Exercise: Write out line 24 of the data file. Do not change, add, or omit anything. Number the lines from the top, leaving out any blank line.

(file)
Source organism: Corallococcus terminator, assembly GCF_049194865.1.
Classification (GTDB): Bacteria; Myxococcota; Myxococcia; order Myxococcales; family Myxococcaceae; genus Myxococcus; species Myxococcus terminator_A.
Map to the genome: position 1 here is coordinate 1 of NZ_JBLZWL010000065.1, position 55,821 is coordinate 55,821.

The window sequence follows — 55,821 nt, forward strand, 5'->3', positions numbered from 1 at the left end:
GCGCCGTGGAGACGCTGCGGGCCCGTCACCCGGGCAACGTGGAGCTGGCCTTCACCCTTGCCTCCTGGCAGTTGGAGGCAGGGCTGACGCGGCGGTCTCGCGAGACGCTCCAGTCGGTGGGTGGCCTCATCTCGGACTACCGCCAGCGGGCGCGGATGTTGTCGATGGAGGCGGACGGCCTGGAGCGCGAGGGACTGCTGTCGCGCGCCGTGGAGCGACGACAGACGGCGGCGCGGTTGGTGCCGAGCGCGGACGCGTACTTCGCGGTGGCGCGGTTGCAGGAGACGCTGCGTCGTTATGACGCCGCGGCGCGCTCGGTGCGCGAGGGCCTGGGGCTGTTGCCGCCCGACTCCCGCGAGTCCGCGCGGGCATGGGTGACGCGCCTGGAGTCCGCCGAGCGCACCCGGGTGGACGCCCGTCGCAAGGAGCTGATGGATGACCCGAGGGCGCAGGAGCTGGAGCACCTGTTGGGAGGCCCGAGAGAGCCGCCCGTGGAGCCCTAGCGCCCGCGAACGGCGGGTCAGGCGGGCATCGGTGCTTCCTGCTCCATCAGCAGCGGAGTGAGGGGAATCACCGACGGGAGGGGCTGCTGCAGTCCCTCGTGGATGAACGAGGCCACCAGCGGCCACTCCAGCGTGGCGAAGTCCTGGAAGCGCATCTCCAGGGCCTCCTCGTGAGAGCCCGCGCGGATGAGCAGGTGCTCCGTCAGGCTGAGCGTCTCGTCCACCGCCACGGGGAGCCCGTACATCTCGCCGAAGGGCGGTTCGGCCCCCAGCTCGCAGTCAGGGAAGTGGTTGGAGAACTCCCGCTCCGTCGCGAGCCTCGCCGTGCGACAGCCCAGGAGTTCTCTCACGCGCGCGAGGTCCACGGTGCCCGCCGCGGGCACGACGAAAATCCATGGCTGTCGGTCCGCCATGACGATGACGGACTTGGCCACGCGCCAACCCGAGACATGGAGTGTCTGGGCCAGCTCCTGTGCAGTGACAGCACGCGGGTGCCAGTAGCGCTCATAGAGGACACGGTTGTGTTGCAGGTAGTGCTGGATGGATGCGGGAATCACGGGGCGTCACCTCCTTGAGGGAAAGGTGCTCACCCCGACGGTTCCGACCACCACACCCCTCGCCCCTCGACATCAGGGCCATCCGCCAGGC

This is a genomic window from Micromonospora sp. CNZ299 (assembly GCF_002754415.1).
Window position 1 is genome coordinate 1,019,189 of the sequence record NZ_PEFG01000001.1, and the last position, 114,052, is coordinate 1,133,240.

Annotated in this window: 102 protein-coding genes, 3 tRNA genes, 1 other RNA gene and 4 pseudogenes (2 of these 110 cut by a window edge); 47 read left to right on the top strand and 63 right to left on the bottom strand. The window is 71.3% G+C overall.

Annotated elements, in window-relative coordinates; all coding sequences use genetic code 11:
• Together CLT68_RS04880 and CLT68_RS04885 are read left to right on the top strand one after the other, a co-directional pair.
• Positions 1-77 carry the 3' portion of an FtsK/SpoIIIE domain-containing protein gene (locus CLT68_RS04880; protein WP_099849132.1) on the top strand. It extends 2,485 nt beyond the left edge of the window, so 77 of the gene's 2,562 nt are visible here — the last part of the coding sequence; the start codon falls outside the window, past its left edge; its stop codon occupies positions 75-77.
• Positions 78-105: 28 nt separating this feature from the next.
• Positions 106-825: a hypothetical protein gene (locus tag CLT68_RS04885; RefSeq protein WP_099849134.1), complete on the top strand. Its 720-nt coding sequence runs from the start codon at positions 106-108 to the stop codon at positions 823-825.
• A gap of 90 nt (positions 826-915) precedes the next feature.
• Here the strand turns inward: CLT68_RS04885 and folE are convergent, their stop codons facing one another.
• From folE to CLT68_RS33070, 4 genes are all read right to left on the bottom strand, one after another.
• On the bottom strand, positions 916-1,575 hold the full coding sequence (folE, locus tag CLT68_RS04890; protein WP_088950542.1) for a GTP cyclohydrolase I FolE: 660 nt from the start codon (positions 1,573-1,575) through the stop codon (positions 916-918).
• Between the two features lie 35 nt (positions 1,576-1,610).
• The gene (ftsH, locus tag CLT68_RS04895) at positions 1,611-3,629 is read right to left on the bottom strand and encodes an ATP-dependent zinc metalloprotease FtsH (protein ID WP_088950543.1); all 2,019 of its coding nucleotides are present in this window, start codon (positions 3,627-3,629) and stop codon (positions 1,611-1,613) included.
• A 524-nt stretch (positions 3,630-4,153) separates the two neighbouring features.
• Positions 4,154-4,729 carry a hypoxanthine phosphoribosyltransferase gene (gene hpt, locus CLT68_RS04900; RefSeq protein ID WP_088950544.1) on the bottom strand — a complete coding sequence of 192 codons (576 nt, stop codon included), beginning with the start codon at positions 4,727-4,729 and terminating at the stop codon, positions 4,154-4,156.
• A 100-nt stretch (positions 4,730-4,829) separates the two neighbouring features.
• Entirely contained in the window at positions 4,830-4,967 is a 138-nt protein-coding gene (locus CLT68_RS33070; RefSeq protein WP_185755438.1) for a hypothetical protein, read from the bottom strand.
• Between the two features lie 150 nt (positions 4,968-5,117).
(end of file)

• Between the two features lie 150 nt (positions 4,968-5,117).